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Reply Wed 1 May, 2024 07:50 pm
I am not exaggerating, I have been working on a theory for at least 40 years. I started it in Arabic, then in Kurdish and since 1991 in English. I am an academic currently, thanks to this theory. However I have been trying to publish it as a book initially and then since 2014 as an article but always desk-rejected.
I paste the Abstract and the Introduction below.
Do you think, the topic is uninteresting?
If you encourage, I will publish the whole article on this forum.
My hope is to know whether my paper is useless or there is something wrong with the publishing establishment.
What is Human Nature and How and Why Are Social Phenomena Formed?
The Theory of Robots of Genes in the Ecological Niche of Knowledge

Showan Nafie Khurshid

Instead of explaining observed human social phenomena (SPa), this paper presents a theoretical model that organically builds SPa, thereby offering an opportunity to understand how and why SPa form. It is well-established that organisms evolve capabilities to utilize their ecological niches. Part One predicts that robots of genes (RGs) (Dawkins) will require seven sets of capabilities if they move into the ecological niche of knowledge (ENK), where survival requires producing resources by applying socially generated and learned knowledge.

Part Two explores how possessing and exercising these capabilities leads predictably to the generation of psychology, political institutions, historical narratives, moralities, religions and ideologies. Explaining the formation of these SPa entails constructing and presenting many original, countervailing theories that challenge the existing social science paradigms.

From the perspective of this Theory of Robots of Genes in the Ecological Niche of Knowledge (Trgenks, Rgenks), political science has not provided an adequate understanding of politics, as evidenced by the challenges faced in building and maintaining democracy. Some of the implications of Trgenks include:
• The emergence of the state is contingent upon adopting a Method for Organizing the Struggle for Political Power (MOSPP).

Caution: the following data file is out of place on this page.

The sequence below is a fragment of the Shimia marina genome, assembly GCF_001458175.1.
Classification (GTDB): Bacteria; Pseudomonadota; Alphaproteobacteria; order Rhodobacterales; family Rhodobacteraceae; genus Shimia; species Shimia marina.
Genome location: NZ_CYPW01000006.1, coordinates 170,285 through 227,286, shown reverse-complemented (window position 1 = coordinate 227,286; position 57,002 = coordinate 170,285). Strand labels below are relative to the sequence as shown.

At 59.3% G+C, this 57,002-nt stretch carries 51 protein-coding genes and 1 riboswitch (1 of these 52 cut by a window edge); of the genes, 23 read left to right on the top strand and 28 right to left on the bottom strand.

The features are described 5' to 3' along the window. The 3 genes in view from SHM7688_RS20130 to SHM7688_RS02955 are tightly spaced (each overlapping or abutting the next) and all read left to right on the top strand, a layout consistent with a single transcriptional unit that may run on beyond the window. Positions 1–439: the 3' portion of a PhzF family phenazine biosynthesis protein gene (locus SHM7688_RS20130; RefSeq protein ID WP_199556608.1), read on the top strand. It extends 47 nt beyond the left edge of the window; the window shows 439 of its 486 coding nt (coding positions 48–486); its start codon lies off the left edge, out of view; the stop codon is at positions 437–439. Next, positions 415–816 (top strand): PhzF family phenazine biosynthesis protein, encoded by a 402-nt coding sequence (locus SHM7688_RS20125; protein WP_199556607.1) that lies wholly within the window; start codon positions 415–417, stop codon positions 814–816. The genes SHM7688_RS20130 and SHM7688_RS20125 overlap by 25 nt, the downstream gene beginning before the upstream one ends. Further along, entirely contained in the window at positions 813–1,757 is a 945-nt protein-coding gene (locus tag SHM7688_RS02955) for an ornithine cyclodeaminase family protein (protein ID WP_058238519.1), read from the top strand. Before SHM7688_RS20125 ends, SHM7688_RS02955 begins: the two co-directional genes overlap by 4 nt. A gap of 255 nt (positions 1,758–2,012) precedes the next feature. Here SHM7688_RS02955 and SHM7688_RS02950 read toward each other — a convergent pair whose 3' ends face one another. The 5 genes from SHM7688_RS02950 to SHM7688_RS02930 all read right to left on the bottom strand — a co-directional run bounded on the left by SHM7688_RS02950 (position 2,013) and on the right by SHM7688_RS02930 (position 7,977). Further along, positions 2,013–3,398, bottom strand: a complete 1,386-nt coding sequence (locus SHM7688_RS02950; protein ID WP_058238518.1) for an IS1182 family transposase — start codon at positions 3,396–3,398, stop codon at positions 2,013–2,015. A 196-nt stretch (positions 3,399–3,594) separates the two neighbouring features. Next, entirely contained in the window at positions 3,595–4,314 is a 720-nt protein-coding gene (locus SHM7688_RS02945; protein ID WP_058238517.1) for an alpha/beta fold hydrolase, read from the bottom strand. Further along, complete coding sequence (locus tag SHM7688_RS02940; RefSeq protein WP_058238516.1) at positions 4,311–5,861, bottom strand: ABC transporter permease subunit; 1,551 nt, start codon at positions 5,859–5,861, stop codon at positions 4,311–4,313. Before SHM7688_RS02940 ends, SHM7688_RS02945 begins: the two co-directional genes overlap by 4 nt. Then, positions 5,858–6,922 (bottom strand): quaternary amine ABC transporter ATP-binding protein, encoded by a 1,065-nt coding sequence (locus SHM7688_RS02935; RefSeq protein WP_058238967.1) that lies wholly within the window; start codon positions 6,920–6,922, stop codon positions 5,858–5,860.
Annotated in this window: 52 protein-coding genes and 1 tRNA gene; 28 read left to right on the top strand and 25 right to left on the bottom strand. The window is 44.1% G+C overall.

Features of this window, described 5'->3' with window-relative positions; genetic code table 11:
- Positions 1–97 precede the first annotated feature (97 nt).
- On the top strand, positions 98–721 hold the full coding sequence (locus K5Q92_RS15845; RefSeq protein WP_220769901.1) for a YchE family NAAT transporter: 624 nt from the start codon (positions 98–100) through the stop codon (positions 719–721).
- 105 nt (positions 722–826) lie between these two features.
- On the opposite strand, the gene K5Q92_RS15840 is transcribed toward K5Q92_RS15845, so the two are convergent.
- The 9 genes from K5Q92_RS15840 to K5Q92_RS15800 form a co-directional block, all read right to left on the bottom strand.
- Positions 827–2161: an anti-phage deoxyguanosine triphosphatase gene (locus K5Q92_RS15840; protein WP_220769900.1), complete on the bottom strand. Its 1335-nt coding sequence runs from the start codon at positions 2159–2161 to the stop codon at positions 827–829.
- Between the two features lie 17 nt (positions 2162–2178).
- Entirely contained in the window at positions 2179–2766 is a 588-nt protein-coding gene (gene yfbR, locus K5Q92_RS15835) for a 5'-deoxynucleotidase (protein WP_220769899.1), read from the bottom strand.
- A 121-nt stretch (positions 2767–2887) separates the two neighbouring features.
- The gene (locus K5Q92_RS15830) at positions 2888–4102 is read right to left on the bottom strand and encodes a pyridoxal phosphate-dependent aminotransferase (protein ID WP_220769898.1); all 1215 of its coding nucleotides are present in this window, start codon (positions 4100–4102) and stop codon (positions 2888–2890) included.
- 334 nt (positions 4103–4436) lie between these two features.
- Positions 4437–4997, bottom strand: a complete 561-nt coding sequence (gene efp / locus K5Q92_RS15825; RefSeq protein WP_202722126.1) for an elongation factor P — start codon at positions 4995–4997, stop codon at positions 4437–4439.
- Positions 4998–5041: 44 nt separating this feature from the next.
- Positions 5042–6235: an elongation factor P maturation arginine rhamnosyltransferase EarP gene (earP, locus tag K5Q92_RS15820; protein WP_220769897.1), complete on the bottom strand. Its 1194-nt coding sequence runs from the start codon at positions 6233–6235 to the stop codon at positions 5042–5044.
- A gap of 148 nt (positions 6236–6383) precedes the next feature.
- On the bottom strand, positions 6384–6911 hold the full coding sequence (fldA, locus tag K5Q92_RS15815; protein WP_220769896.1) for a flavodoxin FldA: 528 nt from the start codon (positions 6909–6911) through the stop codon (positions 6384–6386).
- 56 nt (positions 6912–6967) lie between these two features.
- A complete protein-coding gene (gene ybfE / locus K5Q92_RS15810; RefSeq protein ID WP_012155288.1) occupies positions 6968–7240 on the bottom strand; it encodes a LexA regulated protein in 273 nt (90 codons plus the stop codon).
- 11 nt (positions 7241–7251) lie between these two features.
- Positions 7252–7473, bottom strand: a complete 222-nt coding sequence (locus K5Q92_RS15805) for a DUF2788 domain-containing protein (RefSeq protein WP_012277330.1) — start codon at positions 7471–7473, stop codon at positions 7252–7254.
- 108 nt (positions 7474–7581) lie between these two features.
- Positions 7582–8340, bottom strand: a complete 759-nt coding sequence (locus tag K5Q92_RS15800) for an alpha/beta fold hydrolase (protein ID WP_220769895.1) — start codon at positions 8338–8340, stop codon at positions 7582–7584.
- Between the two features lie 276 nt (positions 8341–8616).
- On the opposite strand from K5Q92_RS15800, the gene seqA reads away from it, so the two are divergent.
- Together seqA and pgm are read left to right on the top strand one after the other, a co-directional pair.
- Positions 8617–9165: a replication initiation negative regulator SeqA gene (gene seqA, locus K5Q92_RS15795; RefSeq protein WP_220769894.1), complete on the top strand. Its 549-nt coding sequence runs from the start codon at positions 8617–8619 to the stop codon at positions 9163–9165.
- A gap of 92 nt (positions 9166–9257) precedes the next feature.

• Tyranny (autocracy, totalitarianism) and democracy are the only two distinct MOSPPs.
• There is a widespread underappreciation and misconception of democracy, contributing to its weakening.
• Clear pathways exist for reforming democracy to enhance its resistance against antidemocratic forces and offer citizens more meaningful political participation.
Validating Trgenks relies on comparing the similarity between the social phenomena (SPa) generated by Rgenks and those of humans.

Key words, Ecological Niches, Robots of Genes, Politics, psychology, morality, Ideologies, religions, history.

Initially, this work was intended to be a historical account of events that occurred during my lifetime. However, numerous questions arose. Why do some politicians seem to adhere to morality even when it disadvantages them? Why should humans concern themselves with morality when they are descended from monkeys? Why are ideologies and religions necessary? Why do civil wars erupt under certain conditions but not others?
These questions led me to consider human psychology and eventually to develop this model: ‘the Robot of Gene in the Ecological Niche of Knowledge’ (Rgenk(s)). The unique aspect of this model is that we can set humans completely aside and observe what the model does.
Being a Robot of Genes (RG(s)) (Dawkins) implies that we can envision the model carrying out activities that should culminate in reproducing its genes. Thus, all organisms share some core activities which include strategies to obtain and protect resources and engage in reproducing their genes (Part One, Section 1.1).
Obtaining resources requires adaptations to specific ecological niches. These adaptations are like tools used to acquire and utilise the resources offered by the niche. For instance, a sheep, utilising the grass, has different tools compared to a lion, which consumes the flesh of the sheep.
Rgenks inhabit the Ecological Niche of Knowledge (ENK) (1.2). Within the ENK, inhabitants can produce and protect resources by applying knowledge they generate and learn socially. This means that Rgenks, by producing resources, create their niche, and they do so by using knowledge which they may inherit from previous generations and acquire from contemporaries. However, this lifestyle requires toiling and toiling detracts resources from reproduction. Thus, as an RG, an Rgenks may attempt to gain resources through easier means even if that harms other conspecifics, thus exploitation, swindling, predation, and theft may be expected. This is a significant source of conflict among Rgenks, and for beings who rely on knowledge intensively, it should be expected to become a source of psychological conflict (more on this later).